Sunday, March 9, 2014

Help I'm Losing My Teen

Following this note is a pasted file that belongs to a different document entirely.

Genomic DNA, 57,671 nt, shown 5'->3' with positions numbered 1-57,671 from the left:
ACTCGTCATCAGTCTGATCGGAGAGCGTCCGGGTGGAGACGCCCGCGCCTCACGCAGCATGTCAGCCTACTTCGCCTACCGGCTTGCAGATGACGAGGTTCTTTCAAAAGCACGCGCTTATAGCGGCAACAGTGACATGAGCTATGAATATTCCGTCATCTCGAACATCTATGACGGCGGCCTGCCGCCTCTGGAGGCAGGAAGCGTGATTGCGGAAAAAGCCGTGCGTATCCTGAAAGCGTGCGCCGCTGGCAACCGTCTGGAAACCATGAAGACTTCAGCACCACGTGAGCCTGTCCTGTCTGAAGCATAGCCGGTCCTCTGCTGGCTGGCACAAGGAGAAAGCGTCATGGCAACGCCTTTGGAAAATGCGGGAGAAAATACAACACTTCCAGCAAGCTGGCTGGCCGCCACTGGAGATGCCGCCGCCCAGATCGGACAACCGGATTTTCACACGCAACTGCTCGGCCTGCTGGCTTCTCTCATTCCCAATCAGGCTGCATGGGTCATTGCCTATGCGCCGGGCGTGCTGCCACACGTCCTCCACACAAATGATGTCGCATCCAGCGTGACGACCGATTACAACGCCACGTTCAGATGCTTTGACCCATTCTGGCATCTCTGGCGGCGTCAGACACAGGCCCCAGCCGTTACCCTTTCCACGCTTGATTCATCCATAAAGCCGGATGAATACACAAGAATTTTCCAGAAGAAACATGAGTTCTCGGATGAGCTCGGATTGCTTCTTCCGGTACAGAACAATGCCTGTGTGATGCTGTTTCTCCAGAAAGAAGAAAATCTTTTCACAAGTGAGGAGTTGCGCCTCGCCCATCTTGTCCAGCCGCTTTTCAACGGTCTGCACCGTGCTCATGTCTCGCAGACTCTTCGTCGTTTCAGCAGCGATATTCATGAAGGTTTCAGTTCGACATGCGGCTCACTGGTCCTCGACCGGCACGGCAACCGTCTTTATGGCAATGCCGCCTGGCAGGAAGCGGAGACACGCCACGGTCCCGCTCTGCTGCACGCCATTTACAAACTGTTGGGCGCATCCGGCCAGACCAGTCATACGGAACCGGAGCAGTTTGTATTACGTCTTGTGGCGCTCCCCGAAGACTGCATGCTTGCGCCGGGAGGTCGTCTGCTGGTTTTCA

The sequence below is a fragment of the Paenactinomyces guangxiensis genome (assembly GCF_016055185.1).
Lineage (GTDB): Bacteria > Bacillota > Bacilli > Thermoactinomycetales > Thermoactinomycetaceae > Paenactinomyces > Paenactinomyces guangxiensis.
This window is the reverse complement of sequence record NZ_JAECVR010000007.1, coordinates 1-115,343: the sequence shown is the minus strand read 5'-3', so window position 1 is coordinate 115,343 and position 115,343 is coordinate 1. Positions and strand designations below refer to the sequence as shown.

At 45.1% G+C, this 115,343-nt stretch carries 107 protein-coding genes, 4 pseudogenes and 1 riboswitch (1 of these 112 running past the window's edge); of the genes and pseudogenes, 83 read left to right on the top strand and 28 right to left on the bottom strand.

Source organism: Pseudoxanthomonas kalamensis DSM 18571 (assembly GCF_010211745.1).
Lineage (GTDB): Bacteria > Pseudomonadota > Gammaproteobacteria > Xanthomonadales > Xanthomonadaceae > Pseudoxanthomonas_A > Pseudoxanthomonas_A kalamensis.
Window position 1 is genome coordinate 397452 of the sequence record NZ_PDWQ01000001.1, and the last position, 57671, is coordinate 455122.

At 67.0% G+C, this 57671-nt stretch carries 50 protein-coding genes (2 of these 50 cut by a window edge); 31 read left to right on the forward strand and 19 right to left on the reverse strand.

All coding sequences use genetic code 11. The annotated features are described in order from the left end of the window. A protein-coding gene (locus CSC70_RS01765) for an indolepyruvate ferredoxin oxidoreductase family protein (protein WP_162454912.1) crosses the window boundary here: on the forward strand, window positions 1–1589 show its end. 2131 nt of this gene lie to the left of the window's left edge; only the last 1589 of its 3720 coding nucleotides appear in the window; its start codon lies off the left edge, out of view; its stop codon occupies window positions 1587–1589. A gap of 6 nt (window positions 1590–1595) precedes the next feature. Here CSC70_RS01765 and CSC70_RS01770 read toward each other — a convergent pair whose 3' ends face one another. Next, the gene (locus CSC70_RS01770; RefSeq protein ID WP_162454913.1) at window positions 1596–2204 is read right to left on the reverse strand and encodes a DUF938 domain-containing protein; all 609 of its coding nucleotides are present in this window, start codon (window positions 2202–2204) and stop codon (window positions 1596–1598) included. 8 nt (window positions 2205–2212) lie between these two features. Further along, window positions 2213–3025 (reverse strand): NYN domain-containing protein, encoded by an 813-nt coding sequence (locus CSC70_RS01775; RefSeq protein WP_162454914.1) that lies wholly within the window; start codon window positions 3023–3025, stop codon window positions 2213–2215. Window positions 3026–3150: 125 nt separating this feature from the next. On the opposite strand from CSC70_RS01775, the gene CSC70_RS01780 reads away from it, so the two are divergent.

Each week I participate in a parenting podcast where parents submit questions. There is one topic my cohost and I get week after week: “Help, I am losing my teen.” To give you an idea, here is a question I received last week: “Help! I feel like I'm losing my 17 yr old son to rebellion...I've read the comments regarding getting teens to be responsible and pay for different things like cars, phones etc..and I've tried to impose rules requiring a good balance between responsibility and priviledge but my lazy 17 yr old son only wants things his way. I've been battling with him for months about getting a job and pulling his own weight around the house. He just got a 29 ACT score so he's very smart but not acting like it. I think he would rather play in his band than go to college. He will not do chores around the house, except to do his own laundry. He sits around playing X-box and drums. This past weekend I was so totally fed up that I took the car away, and cancelled the xbox subscription. He got mad of course, called me horrible names and spent the weekend at a friends house. It seems that the more rules I impose on my son the more I push him away. I don't know what to do anymore. If I give in he doesn't learn anything. any advice “ Teen rebellion or teens out-of-control is a big issue. Too many parents live in homes that have become battlefields between parent and their teenager. This problem is not isolated to a few families. It is happening in far to many homes. There are many programs set up to prey on parents who are struggling and need help. In desperation, many parents turn to the wrong source for help. There are wilderness survival programs where teens are taken against their will and through basic survival skills are taught to behave. At schools or academy’s teens live their full time and must learn appropriate behavior before they are allowed to leave. that promise change. I am not a fan of these programs because they are very costly and too many parents believe that the end result will automatically fix their child. If you have no other alternative, make sure you have researched the best place for your child. They cost a lot of money($15,000-20,000 a month) The most expensive program is not always the best. One of the things I would look for is a good follow up or after care program. These programs can can clean up your child in a rather short amount of time. The problem comes when your child comes home they fall back into the old behavior. Why? Because they are back in the same environment that led to the deviant behavior. It is important to remove the child from their current environment to break the cycle, including the people in their lives that often contribute to their underlying feelings It is those underlying feelings that are the cause for the deviant behavior. If the goal of the parents is have some one else fix the child, then they will fail no matter how much money they spend or how ever many programs they sign them up for. I believe the problem needs to be solved in the home with parents and child attending regular therapy sessions. The key is a good therapist. If the therapist is not asking for change from both parent and child find a new therapist. Simple Steps for Improving Teen behavior: Parent needs to understand the teenage years and have patience with them as they learn. The teenage years are not only puzzling for you as a parent. The teen years are very confusing for your child. Think of your teen as children in adult bodies. The home cannot be run as a dictatorship. Parents and teens should set the rules together and also agree upon discipline. Positive talk about future plans. Make sure those plans are the child’s dreams, not yours. Listen to your child. What to do if you currently have a troubled teen: Find a good therapist. If you need help, contact me on my website and I will give you the name of a good therapist Be open to attending therapy with your child. Listen to the therapist and realize something is wrong in your home A good therapist may make you uncomfortable because they will be asking you to change You must be open to change and then make the changes The sooner you make changes, the sooner you will see improvement in your child

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